Flashmans Papers had fallen so far from his glory days running at Royal Ascot that he was now prepping to run for a $3,500 tag at Beulah Park. But it was close to Christmas and Clarence the Angel must have been looking out for him.
For, before the impressively built stallion set foot on Beulah Park, a trio of Thoroughbred advocates worked quickly and efficiently to negotiate with racetrack personnel and the racehorse’s last owner to retire the deserving animal.
“The fact that this horse was born in Great Britain and is the son of one of the most famous stallions over there, and now was running at Beulah, it’s like, come one, he didn’t belong there,” says Gail Hirt, founder of Thoroughbred retirement organization Beyond the Roses.
Working skillfully with California-based Thoroughbred advocate Deb Jones, who publicized Flashmans situation on Facebook and made countless phone calls to secure him a future home, and with Texas businessman John Murrell, who paid $4,500 to purchase the animal before he raced again, Flashmans’ destiny was turned on a dime.
“It was all over in about a day and a half,” Hirt says.
Sire: Exceed and Excel
Foal date: March 4, 2006
Earnings: $303,835Flashmans was scooped up and delivered to racehorse owner Jim Rhodes, who runs Equine Rescue of Aiken, a horseman who says he believed Flashman papers had come to the end of his racing career and was due an opportunity to be repurposed.
“He’s an athlete, but he was being run to the ground,” says Rhodes, admitting he was bracing to meet an ornery animal when he unlatched the door of the horse trailer that delivered the eight-year-old stallion.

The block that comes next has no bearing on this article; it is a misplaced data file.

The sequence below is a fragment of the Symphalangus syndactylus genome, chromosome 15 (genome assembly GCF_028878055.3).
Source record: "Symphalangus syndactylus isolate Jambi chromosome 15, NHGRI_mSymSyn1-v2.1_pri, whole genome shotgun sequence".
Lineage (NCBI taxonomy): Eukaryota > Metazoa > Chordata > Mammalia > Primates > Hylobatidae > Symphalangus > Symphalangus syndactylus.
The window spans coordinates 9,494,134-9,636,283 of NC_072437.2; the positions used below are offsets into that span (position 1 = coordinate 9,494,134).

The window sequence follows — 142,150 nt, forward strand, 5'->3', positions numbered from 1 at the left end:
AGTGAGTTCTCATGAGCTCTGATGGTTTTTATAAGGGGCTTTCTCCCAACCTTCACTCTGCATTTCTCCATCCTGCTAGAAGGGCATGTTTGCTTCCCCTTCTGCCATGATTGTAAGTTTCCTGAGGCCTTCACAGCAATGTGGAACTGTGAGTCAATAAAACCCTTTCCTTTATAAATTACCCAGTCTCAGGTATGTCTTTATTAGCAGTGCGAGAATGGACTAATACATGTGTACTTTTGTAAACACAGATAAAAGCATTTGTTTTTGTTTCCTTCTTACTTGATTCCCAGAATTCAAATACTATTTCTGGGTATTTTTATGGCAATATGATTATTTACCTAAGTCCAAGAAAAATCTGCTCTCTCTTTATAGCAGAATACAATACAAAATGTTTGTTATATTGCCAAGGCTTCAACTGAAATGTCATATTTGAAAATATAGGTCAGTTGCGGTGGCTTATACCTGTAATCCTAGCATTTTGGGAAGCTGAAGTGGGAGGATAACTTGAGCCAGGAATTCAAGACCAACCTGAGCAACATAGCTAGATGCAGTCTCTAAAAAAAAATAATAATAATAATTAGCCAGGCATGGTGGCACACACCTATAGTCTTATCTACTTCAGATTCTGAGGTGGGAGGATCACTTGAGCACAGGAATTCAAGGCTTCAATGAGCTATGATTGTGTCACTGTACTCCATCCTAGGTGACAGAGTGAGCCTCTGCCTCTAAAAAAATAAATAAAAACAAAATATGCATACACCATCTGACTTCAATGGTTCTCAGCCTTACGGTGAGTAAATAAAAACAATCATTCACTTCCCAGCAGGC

“I didn’t know what to expect. These longtime racehorses can be very standoffish and high octane,” he says. “So, erring on the side of caution, I put a lip chain on him to lead him off the trailer, and then I realized it was completely unnecessary—this was one of the sweetest horses I’ve ever met. He’s so people orientated you can do anything with him with just a halter and a lead rope.”
Weeks after he arrived, he was gelded in the operating room of Performance Equine Vets of Aiken, free of charge, and shortly thereafter, he was impressing the heck out of three-day-eventer Michelle Donlick of Avolo Farm.
“I met him online the way so many other people did, following his story on Facebook, and he just has this presence,” Donlick says, adding that she called Rhodes and arranged to meet the animal.
“He was just as attractive in person as he was in his pictures, and his attitude was very pleasant,” she says. “I took him to the round pen to do some work with him. He’s a bit of an introvert and wasn’t too sure what I wanted, but within a half an hour, he was really paying attention to me, and moving off the pressure on the ground.”
Her plan is to move Flashmans to her farm as soon as weather permits, and begin to train him in natural horsemanship and hopefully get him to the point where he can be ridden without any tack.
In the meantime, as Flashmans awaits his future career, he is basking in the admiration and attention at Rhode’s farm.
“This horse is amazing! I’ve had a lot of horses come through my farm, and he’s probably one of my favorites,” Rhodes says.